I found handling the yacht when approaching jetties and other close work a nightmare with the helmsman needing to move back over the stern to operate the outboard. It might be fine if your a gymnast but for most normal people its a nuisance and potentially unsafe.

My yacht is a Mark 4 with the well mounting bracket 50mm further forward than most other RLs. It was easy to cut a long slot in the bottom of the well and put a new short shaft Mariner 5hp two stroke with high thrust propeller in the well.

After 8 years, I never regretted the change to the outboard in the well, the outboard is easy to control being next to the helmsman and it tilts inside the stern when sailing.

If you buy the RL24, its worth adding the cost of changing the outboard position into your budget, even if it means buying a new (and reliable) outboard.

Other comments about high thrust propellers are very relevant, especially when buying a new outboard. Dealers will often sell outboards with the wrong propellers because they don't understand or don't care.

Search this RL site for outboards and you should find some good information.

This site http://www.trailersailerplace.com.au/phpBB3/ also has good discussions on various issues with outboards like 2 stroke verses 4 stroke.
Greg28-Jan-2012    Edit    Delete 
Re: Transom mounted outboard and the Whitsundays
If you don't have a stern pulpit or lifelines and you are planning to sail in the whitsundays, move the engine to the well. Regardless of cavitation, it's really asking to go for a swim having a stern mounted motor. The job really isn't that big but I'd get a pro to do it unless you're very handy. Any sacrificed performance due to drag is more than compensated for by having that weight shifted a good metre forward.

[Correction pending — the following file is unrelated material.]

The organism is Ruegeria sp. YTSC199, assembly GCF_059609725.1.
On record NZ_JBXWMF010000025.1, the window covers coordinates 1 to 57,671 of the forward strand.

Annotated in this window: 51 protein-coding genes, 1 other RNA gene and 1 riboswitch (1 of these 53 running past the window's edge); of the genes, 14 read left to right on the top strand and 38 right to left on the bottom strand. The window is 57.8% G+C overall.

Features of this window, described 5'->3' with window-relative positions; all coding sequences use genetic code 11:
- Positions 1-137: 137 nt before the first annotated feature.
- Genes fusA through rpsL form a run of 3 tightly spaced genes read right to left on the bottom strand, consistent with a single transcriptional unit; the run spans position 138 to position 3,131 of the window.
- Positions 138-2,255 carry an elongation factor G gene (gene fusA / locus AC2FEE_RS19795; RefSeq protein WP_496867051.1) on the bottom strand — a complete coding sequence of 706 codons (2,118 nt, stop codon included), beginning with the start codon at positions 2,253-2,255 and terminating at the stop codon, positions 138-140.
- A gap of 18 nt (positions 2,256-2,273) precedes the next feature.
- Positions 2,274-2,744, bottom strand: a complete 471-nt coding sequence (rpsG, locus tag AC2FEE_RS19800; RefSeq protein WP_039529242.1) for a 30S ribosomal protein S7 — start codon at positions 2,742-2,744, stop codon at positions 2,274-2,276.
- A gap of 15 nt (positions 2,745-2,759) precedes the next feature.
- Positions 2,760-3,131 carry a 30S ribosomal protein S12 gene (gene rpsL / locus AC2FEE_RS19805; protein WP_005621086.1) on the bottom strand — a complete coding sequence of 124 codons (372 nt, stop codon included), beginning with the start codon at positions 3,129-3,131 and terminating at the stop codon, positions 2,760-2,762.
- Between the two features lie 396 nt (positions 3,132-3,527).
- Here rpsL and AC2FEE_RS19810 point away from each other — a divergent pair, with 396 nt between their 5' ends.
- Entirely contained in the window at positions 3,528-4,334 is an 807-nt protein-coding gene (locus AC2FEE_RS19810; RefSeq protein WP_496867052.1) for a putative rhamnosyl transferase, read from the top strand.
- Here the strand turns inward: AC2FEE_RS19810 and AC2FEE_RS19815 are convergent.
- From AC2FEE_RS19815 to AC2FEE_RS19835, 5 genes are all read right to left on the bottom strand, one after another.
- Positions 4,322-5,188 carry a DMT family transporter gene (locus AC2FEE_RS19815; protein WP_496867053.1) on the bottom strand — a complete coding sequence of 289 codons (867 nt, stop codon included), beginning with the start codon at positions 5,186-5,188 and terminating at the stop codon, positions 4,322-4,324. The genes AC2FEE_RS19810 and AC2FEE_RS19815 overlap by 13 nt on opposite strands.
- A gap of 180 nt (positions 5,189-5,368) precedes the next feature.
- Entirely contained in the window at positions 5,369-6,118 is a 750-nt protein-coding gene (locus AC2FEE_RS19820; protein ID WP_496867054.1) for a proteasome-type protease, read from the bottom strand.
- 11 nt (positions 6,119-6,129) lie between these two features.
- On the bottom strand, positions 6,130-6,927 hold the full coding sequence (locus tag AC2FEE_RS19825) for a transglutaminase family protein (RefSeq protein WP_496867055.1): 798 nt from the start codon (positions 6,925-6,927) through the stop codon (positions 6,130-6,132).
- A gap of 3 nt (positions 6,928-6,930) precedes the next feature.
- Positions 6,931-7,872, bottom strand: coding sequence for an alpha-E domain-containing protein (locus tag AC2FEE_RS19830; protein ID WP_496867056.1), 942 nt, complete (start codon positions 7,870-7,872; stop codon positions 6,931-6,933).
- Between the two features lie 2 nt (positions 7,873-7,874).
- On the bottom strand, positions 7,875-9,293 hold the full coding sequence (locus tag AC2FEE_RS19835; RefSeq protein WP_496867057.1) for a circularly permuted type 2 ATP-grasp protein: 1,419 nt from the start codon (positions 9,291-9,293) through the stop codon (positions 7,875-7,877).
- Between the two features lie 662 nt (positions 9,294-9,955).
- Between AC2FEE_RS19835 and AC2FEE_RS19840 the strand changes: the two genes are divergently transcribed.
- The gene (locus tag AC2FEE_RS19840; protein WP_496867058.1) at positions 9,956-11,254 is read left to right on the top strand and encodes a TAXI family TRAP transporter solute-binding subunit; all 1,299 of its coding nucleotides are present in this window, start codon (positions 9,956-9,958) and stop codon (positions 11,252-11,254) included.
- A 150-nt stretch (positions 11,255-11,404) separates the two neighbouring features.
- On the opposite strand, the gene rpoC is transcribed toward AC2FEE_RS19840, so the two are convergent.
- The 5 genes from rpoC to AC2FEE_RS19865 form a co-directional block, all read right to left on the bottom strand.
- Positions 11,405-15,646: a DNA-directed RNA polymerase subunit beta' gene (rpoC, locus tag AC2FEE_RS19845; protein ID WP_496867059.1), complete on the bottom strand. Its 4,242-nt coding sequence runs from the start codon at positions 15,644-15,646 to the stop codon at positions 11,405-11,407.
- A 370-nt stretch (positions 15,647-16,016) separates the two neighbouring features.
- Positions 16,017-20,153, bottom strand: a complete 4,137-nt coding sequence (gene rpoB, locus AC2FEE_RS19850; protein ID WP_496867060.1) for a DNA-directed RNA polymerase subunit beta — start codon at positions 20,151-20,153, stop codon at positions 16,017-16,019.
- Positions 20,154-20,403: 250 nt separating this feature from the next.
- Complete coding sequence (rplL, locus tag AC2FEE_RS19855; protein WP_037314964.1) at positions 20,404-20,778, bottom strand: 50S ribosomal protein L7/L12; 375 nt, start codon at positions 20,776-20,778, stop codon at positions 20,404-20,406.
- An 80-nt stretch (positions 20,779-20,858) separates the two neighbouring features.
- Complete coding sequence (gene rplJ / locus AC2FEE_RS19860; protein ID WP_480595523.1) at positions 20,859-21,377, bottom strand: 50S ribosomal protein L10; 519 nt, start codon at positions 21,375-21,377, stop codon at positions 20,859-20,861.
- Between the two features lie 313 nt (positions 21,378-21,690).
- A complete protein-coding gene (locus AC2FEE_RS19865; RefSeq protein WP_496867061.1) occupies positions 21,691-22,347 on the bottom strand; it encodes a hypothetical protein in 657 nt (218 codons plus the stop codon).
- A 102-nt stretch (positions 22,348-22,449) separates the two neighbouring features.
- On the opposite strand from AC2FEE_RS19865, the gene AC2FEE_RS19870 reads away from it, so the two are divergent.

James Shannon30-Jan-2012    Edit    Delete 
Re: Transom mounted outboard and the Whitsundays
Having made the other change (outboard from well to transom) and not regretted it one little bit and having done a bit of Whitsunday cruising in Hartley 16's and 18's, my answer would be to not make any changes until you have spent a bit of time with the boat in its existing configuration.
Mike31-Jan-2012    Edit    Delete 
Re: Transom mounted outboard and the Whitsundays
I am in the process of moving the O/B back to the motor well. Not a difficult job. After I bought my RL24 I discovered that the weight of the O/B mounted on the transom had damaged the join between the transom and the aft deck, they had come apart from the rudder mount to the starboard side of the stern. Required repairs to make sound. I figured if Rob had designed the yacht to have the motor in the well then that is where it should be, the transom doesn't seem strong enough.
Richard9-Feb-2012    Edit    Delete 
Re: Transom mounted outboard and the Whitsundays
I recall my first venture in spirited winds on the Gippy Lakes. Trying to get back into Loch Sport at the end of the day, with a strongish SSW breeze, I had to give up on the iron sail due to the prop's spending far more time out of the water than in .. whereupon we spent the best part of the next hour tacking from the northern side of the pond to the ramp. I thought it good fun, if a waste of time, but Sal was less than impressed ..

I am planning a refurbish this winter and one of the main aims will be to get the motor back into the well.
John Heddles13-Feb-2012    Edit    Delete 
Re: Transom mounted outboard and the Whitsundays
Thanks for all the input,
Unfortunately after a closer inspection the boat needs a little more love than I currently have time for. Ho hum
Back to the drawing board.
Thanks again
Mat
mat c15-Feb-2012    Edit    Delete